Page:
There is no way that I can share my passion and interest around studying, learning about, and understanding child and brain development without mentioning Dr. Bruce Perry, how I met him, and how this journey all began for me. This article is all about the events that led up to the day that I met Dr. Bruce Perry, exactly 6 years ago today.
Read About Me, and one important moment you will learn about my story is that I spent 2 years studying in a program that I eventually came to discover was not for me. Coming from a high school that focused on technology, computer science and business, a significant selection of the courses I was enrolled in at the time were computer/business related, such as accounting, marketing and business leadership. With all of those courses already under my belt, I naturally assumed I would be best suited towards (and most likely to be accepted to) an academic career within the field of business. As a result, it was towards a Bachelors in Human Resources Management (BHRM) that I ventured. By the end of my second year, my marks had taken a further dip. I found myself at the Academic Advising Office with an appointment to discuss my academic pathway options. I shuffled through some old emails and managed to find the original email that was send to me:
Dear Samantha Yarde,
This is a friendly reminder that your appointment to meet with an Academic Advisor
is scheduled for May 25, 2012, 9:00am
Location: Central Square, 103
After my appointment with an advisor, the only option I was left with was that I would be withdrawn from the BHRM program, but could enroll into a different business program and re-take a few of the core courses I needed in order to re-enter and continue in the BHRM program. The email that followed 5 days later stated:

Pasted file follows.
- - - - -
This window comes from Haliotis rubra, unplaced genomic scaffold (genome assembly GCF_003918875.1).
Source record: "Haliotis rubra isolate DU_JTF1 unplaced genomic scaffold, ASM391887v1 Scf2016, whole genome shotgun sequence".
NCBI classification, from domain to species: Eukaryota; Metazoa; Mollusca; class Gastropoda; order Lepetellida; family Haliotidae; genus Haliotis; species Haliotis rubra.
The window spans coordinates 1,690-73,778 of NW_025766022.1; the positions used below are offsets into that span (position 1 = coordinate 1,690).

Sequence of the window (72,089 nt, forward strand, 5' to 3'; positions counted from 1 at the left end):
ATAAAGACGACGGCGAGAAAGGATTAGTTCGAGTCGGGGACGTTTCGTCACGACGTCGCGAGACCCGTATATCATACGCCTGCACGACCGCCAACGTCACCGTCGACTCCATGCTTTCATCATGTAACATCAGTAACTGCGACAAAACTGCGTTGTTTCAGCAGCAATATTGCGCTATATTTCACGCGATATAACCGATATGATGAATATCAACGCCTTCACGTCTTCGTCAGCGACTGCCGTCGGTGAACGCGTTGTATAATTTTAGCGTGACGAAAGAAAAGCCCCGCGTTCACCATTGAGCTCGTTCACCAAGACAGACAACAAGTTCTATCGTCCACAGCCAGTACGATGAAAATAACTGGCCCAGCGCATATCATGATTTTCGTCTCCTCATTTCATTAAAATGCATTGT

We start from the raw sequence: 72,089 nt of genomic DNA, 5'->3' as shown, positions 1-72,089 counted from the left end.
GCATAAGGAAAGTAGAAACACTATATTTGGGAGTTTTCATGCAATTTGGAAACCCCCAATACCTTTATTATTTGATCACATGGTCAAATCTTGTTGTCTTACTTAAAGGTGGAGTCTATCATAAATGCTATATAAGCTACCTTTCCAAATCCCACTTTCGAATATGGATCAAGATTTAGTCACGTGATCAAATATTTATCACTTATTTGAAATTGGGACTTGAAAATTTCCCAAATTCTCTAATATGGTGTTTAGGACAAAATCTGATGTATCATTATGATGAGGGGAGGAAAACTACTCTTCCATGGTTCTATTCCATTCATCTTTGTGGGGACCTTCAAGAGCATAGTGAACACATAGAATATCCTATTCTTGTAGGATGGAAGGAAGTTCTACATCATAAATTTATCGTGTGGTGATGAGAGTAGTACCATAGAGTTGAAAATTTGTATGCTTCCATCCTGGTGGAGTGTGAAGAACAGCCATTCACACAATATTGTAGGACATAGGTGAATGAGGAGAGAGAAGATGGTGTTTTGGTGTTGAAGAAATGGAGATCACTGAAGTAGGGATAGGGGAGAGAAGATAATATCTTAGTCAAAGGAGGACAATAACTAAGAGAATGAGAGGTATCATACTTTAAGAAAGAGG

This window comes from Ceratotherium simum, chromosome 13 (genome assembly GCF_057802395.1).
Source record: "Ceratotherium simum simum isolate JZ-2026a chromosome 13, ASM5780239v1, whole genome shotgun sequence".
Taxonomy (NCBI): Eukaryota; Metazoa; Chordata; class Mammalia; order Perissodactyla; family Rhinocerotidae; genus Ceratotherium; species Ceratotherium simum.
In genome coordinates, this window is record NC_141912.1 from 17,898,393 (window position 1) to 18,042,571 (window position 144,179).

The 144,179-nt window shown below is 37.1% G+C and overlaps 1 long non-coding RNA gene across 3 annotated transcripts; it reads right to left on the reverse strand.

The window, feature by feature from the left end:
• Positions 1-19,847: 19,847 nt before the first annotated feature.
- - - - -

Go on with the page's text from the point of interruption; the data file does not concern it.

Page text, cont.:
Your grade report for the Fall/Winter 2011 academic session indicates that you are ineligible to proceed in your program. As a result, you have been exited from your (BAS, BDEM, BHRM, BPA or BSW) degree program.
And just like that, I was no longer enrolled in the BHRM program and faced with 2 decisions to make:
- Continue in another program, bring up my marks, and re-enter the BHRM program at some point. I had already started the program anyways. Or,
- Withdraw from the program altogether and reflect on the direction of my future.
I’m sure you know by now the choice I decided to make.
Initially, my plan was to take a year off, do some volunteering, and figure out what I wanted to do with my life. However, it didn’t take long for me to come to terms with exactly what it was I needed to do; which was to follow the passion I had as a child of becoming a teacher. By September 2012, the same year I had withdrawn from the BHRM program, I was already beginning the next chapter of my life. I applied and was accepted into a four-year Bachelor of Early Childhood Leadership program; but, within a couple of days, quickly decided that I didn’t want to make the same mistake twice to end up exactly where I had started. By the second week, I was transferred into a two-year Early Childhood Education program. While those were two really great years of my academic career, I knew that I wanted to continue my studies. In January of 2014, I was nearing graduation. I started thinking about what I wanted to do next and where I wanted to go. The easiest option for me was to stay at George Brown College, and take the bridging courses I needed to transition back into the Early Childhood Leadership program, which I had initially applied to. By this point in my life, I was confident that I wanted to continue pursuing a career within the field of early childhood. So, I thought to myself, why not just continue on, at this school, and with this program? And I probably would have, if it wasn’t for the Career & Education Fair:
“The Career & Education Fair provides opportunities to meet potential employers, explore educational pathways, learn about professional organizations and attend workshops supporting professional development.” (GBC Newsletter, 2014)